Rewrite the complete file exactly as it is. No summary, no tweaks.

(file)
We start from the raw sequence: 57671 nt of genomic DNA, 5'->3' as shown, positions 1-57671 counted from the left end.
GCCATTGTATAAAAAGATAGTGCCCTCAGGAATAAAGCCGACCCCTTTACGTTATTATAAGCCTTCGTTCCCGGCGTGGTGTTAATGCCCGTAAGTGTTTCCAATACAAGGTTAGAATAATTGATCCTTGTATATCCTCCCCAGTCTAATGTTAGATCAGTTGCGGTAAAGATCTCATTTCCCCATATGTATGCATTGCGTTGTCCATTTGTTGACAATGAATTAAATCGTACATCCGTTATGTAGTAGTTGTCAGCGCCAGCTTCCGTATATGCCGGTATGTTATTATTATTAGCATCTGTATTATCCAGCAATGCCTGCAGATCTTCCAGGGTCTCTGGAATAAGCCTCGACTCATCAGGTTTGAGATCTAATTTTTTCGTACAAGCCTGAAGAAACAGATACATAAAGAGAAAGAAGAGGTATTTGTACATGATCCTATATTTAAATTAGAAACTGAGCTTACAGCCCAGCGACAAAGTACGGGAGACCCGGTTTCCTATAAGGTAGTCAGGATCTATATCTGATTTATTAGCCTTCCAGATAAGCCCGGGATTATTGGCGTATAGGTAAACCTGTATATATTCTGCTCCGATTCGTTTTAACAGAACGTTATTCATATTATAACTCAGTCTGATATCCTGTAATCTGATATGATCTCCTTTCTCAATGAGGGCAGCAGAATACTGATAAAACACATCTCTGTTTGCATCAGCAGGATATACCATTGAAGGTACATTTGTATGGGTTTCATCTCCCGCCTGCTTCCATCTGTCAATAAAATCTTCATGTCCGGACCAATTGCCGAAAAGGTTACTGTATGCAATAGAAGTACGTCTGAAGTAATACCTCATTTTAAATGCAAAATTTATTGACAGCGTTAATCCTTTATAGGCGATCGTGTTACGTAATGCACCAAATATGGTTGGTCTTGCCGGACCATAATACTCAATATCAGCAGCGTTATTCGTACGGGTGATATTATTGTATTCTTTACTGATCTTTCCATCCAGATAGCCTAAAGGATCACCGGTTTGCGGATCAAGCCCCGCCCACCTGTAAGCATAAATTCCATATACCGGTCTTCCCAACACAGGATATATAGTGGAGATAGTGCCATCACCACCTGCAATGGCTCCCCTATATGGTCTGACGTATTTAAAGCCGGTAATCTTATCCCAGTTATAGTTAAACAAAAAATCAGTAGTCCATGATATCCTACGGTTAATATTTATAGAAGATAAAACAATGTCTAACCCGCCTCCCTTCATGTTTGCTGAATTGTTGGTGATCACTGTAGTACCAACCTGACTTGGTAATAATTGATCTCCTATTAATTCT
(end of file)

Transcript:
We start from the raw sequence: 57671 nt of genomic DNA, 5'->3' as shown, positions 1-57671 counted from the left end.
GCCATTGTATAAAAAGATAGTGCCCTCAGGAATAAAGCCGACCCCTTTACGTTATTATAAGCCTTCGTTCCCGGCGTGGTGTTAATGCCCGTAAGTGTTTCCAATACAAGGTTAGAATAATTGATCCTTGTATATCCTCCCCAGTCTAATGTTAGATCAGTTGCGGTAAAGATCTCATTTCCCCATATGTATGCATTGCGTTGTCCATTTGTTGACAATGAATTAAATCGTACATCCGTTATGTAGTAGTTGTCAGCGCCAGCTTCCGTATATGCCGGTATGTTATTATTATTAGCATCTGTATTATCCAGCAATGCCTGCAGATCTTCCAGGGTCTCTGGAATAAGCCTCGACTCATCAGGTTTGAGATCTAATTTTTTCGTACAAGCCTGAAGAAACAGATACATAAAGAGAAAGAAGAGGTATTTGTACATGATCCTATATTTAAATTAGAAACTGAGCTTACAGCCCAGCGACAAAGTACGGGAGACCCGGTTTCCTATAAGGTAGTCAGGATCTATATCTGATTTATTAGCCTTCCAGATAAGCCCGGGATTATTGGCGTATAGGTAAACCTGTATATATTCTGCTCCGATTCGTTTTAACAGAACGTTATTCATATTATAACTCAGTCTGATATCCTGTAATCTGATATGATCTCCTTTCTCAATGAGGGCAGCAGAATACTGATAAAACACATCTCTGTTTGCATCAGCAGGATATACCATTGAAGGTACATTTGTATGGGTTTCATCTCCCGCCTGCTTCCATCTGTCAATAAAATCTTCATGTCCGGACCAATTGCCGAAAAGGTTACTGTATGCAATAGAAGTACGTCTGAAGTAATACCTCATTTTAAATGCAAAATTTATTGACAGCGTTAATCCTTTATAGGCGATCGTGTTACGTAATGCACCAAATATGGTTGGTCTTGCCGGACCATAATACTCAATATCAGCAGCGTTATTCGTACGGGTGATATTATTGTATTCTTTACTGATCTTTCCATCCAGATAGCCTAAAGGATCACCGGTTTGCGGATCAAGCCCCGCCCACCTGTAAGCATAAATTCCATATACCGGTCTTCCCAACACAGGATATATAGTGGAGATAGTGCCATCACCACCTGCAATGGCTCCCCTATATGGTCTGACGTATTTAAAGCCGGTAATCTTATCCCAGTTATAGTTAAACAAAAAATCAGTAGTCCATGATATCCTACGGTTAATATTTATAGAAGATAAAACAATGTCTAACCCGCCTCCCTTCATGTTTGCTGAATTGTTGGTGATCACTGTAGTACCAACCTGACTTGGTAATAATTGATCTCCTATTAATTCT